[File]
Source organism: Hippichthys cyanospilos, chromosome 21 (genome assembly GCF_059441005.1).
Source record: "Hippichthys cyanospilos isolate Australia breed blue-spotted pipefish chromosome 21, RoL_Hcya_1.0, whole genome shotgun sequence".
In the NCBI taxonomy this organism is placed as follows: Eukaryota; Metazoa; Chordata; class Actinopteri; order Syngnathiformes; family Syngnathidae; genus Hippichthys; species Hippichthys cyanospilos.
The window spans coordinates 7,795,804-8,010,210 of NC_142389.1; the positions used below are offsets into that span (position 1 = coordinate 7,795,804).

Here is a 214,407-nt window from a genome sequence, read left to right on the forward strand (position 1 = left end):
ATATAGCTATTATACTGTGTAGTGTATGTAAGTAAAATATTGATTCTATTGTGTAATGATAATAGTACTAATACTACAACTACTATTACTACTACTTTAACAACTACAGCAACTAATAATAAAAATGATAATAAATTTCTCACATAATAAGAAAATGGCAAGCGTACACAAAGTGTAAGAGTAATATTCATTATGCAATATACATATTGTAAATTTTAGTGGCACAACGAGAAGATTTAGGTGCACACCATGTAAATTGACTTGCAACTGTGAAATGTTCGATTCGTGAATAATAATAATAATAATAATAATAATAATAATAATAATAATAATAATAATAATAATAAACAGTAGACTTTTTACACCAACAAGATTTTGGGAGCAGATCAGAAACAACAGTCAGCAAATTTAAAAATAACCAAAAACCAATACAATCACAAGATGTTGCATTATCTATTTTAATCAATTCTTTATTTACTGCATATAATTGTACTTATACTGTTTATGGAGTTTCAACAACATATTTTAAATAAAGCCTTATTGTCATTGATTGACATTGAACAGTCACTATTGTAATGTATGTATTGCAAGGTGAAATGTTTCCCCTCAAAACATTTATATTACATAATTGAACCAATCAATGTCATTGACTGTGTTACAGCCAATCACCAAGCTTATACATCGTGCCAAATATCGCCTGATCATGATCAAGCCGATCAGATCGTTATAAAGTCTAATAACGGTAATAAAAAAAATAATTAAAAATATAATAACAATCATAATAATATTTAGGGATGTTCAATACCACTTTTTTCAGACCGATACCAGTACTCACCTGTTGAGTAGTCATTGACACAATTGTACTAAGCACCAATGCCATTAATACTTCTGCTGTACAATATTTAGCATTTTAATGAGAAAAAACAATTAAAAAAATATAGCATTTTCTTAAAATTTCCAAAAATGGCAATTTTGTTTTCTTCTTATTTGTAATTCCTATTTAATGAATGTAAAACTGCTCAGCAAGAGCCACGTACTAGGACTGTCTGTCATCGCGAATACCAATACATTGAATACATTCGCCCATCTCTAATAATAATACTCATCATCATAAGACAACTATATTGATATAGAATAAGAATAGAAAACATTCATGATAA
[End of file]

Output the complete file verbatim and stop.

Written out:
Source organism: Hippichthys cyanospilos, chromosome 21 (genome assembly GCF_059441005.1).
Source record: "Hippichthys cyanospilos isolate Australia breed blue-spotted pipefish chromosome 21, RoL_Hcya_1.0, whole genome shotgun sequence".
In the NCBI taxonomy this organism is placed as follows: Eukaryota; Metazoa; Chordata; class Actinopteri; order Syngnathiformes; family Syngnathidae; genus Hippichthys; species Hippichthys cyanospilos.
The window spans coordinates 7,795,804-8,010,210 of NC_142389.1; the positions used below are offsets into that span (position 1 = coordinate 7,795,804).

Here is a 214,407-nt window from a genome sequence, read left to right on the forward strand (position 1 = left end):
ATATAGCTATTATACTGTGTAGTGTATGTAAGTAAAATATTGATTCTATTGTGTAATGATAATAGTACTAATACTACAACTACTATTACTACTACTTTAACAACTACAGCAACTAATAATAAAAATGATAATAAATTTCTCACATAATAAGAAAATGGCAAGCGTACACAAAGTGTAAGAGTAATATTCATTATGCAATATACATATTGTAAATTTTAGTGGCACAACGAGAAGATTTAGGTGCACACCATGTAAATTGACTTGCAACTGTGAAATGTTCGATTCGTGAATAATAATAATAATAATAATAATAATAATAATAATAATAATAATAATAATAATAATAAACAGTAGACTTTTTACACCAACAAGATTTTGGGAGCAGATCAGAAACAACAGTCAGCAAATTTAAAAATAACCAAAAACCAATACAATCACAAGATGTTGCATTATCTATTTTAATCAATTCTTTATTTACTGCATATAATTGTACTTATACTGTTTATGGAGTTTCAACAACATATTTTAAATAAAGCCTTATTGTCATTGATTGACATTGAACAGTCACTATTGTAATGTATGTATTGCAAGGTGAAATGTTTCCCCTCAAAACATTTATATTACATAATTGAACCAATCAATGTCATTGACTGTGTTACAGCCAATCACCAAGCTTATACATCGTGCCAAATATCGCCTGATCATGATCAAGCCGATCAGATCGTTATAAAGTCTAATAACGGTAATAAAAAAAATAATTAAAAATATAATAACAATCATAATAATATTTAGGGATGTTCAATACCACTTTTTTCAGACCGATACCAGTACTCACCTGTTGAGTAGTCATTGACACAATTGTACTAAGCACCAATGCCATTAATACTTCTGCTGTACAATATTTAGCATTTTAATGAGAAAAAACAATTAAAAAAATATAGCATTTTCTTAAAATTTCCAAAAATGGCAATTTTGTTTTCTTCTTATTTGTAATTCCTATTTAATGAATGTAAAACTGCTCAGCAAGAGCCACGTACTAGGACTGTCTGTCATCGCGAATACCAATACATTGAATACATTCGCCCATCTCTAATAATAATACTCATCATCATAAGACAACTATATTGATATAGAATAAGAATAGAAAACATTCATGATAA